Buffalo Dug Itself Into a Deep Infrastructure Hole. Can It Escape?

It truly is a testament to the collective power of denial that Rust Belt city leaders still think highways are going to improve their economies. Decades of experience with sprawl and center city decline apparently haven’t put an end to the notion that prosperity is just one road widening away. In Cleveland, business leaders are clamoring for a new $350 million roadway they insist will revive manufacturing in some very poor, nearly-abandoned neighborhoods. Meanwhile, a bit further east on the Lake Erie coast, there’s a great example of how cities’ seemingly bottomless optimism about road and highway projects can end up putting them in a very bad position.

The blue denotes roadways built since 1990 in the Buffalo region. Image: ##http://www.buffalorising.com/2013/06/how-many-new-roads-have-we-built-since-1990-and-how-much-is-it-costing-us.html##Buffalo Rising##

Since 1990, the Buffalo metro area has lost 5 percent of its population and built 525 miles of new roads. According to One Region Forward, a collaborative regional visioning project that major planning agencies are currently undertaking, that translates into roughly 1,043 new “lane miles,” at an average annual maintenance cost, per lane mile, of $25,328 in Erie County and $16,166 in Niagara County.

Looking at the Buffalo region alone, this means taxpayers have assumed $26 million more in maintenance costs each year, divided among fewer people. That works out to about $35 per person, per year, Buffalo Rising reports. But those costs are really just the tip of the iceberg:

The real cost associated with this new infrastructure is actually much greater. When we build new roads, we often need to expand our sewer, water, utility lines, etc.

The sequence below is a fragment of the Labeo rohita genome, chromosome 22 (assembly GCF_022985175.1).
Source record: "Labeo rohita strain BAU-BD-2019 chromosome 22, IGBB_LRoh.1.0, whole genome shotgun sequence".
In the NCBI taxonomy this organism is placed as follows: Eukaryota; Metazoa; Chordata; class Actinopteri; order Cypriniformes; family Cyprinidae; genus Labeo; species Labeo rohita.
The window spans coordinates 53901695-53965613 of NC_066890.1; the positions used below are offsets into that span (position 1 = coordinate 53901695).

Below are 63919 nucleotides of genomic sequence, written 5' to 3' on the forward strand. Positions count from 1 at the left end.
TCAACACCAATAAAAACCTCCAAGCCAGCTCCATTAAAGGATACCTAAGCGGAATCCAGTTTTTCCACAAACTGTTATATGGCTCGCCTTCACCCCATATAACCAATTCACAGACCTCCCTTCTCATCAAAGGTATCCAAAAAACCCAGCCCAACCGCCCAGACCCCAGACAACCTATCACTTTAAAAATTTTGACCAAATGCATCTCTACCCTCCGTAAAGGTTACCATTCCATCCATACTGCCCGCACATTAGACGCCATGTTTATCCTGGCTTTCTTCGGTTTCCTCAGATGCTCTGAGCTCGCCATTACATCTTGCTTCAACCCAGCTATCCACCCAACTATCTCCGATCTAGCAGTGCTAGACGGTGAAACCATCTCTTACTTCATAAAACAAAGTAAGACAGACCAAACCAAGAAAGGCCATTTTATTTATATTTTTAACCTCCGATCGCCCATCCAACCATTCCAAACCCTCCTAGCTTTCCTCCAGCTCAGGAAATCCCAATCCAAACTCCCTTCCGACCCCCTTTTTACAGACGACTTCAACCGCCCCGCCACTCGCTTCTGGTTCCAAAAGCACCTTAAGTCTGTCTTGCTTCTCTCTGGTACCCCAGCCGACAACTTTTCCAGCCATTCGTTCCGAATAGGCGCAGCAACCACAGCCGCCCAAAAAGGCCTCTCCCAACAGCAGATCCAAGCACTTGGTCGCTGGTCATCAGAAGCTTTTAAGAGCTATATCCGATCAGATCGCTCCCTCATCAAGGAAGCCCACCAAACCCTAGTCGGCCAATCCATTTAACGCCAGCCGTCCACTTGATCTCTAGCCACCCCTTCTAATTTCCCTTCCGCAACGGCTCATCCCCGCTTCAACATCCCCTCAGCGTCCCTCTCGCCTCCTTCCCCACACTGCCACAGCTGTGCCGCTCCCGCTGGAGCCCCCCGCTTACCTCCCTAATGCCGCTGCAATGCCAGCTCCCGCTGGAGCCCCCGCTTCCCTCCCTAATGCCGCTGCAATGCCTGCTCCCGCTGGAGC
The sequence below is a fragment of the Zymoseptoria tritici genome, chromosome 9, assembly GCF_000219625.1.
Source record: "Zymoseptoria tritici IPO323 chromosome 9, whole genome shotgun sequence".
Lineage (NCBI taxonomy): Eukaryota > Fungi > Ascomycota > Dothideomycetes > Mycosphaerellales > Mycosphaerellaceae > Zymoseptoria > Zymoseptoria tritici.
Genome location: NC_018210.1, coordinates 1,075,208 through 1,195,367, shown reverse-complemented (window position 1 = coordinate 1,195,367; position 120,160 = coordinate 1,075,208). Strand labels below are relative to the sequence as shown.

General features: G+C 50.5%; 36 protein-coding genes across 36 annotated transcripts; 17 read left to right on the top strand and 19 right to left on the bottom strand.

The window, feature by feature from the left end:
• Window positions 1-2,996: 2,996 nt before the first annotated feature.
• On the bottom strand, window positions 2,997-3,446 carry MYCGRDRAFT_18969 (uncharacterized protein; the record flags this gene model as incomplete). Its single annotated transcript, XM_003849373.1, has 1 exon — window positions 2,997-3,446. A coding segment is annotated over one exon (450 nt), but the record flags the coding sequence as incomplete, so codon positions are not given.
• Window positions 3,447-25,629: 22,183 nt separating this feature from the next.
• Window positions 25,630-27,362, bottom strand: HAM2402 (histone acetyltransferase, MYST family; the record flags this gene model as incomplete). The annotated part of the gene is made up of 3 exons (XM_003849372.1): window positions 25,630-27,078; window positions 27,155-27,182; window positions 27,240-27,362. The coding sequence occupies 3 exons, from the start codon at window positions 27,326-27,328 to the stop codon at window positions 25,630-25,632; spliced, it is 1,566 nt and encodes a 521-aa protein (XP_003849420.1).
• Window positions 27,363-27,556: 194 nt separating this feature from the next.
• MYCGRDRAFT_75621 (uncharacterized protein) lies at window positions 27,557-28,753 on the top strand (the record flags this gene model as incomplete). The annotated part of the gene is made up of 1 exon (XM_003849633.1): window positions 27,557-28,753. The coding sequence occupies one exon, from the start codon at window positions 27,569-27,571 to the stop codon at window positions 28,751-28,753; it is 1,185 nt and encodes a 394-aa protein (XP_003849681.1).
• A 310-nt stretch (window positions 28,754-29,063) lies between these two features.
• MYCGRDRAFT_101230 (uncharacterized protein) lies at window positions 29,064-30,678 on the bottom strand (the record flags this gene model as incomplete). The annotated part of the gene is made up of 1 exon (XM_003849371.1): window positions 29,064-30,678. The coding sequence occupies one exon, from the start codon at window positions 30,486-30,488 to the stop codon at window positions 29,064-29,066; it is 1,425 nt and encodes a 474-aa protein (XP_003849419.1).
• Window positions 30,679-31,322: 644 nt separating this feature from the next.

In Buffalo Niagara, where we have been slowly losing population for forty years, this new infrastructure has been created with fewer people to contribute tax dollars to pay for it.

For instance, the New York State Department of Transportation in 2011 estimated that an additional $4.03 billion would be needed to bring the state system up to a state of good repair.

It’s a good thing the Buffalo region is finally beginning to critically examine its road spending with One Region Forward. Buffalo Rising mentions a handful of policy tools Buffalo could employ to get a handle on ballooning infrastructure costs — like creating new incentives for infill development and rural land preservation — though it remains to be seen whether the city will actually seize on any of them.

  • Last time I flew home to visit my family in Buffalo, I noticed yet more suburban development, necessitating new roads to serve the cul-de-sac and arterial subdivisions. Meanwhile, I cringed whenever I drove under one of the innumerable railroad overpass that seemed to be held up by interlocking rust flakes.

    Buffalo, to this Buffalo born and bred old kid, looks like a donut with the hole being the old city and the donut being the surroundings. I really wonder how this will all play out, but to some degree, it seems a case of believing in smoke and mirrors to keep building these roads around a crumbling center, and crumbling it was.

  • Nathanael

    I’m not sure. Maybe it’ll eventually have to go the way of Youngstown and Detroit and start ripping out those sewer and water services — putting people back on septic and wells.

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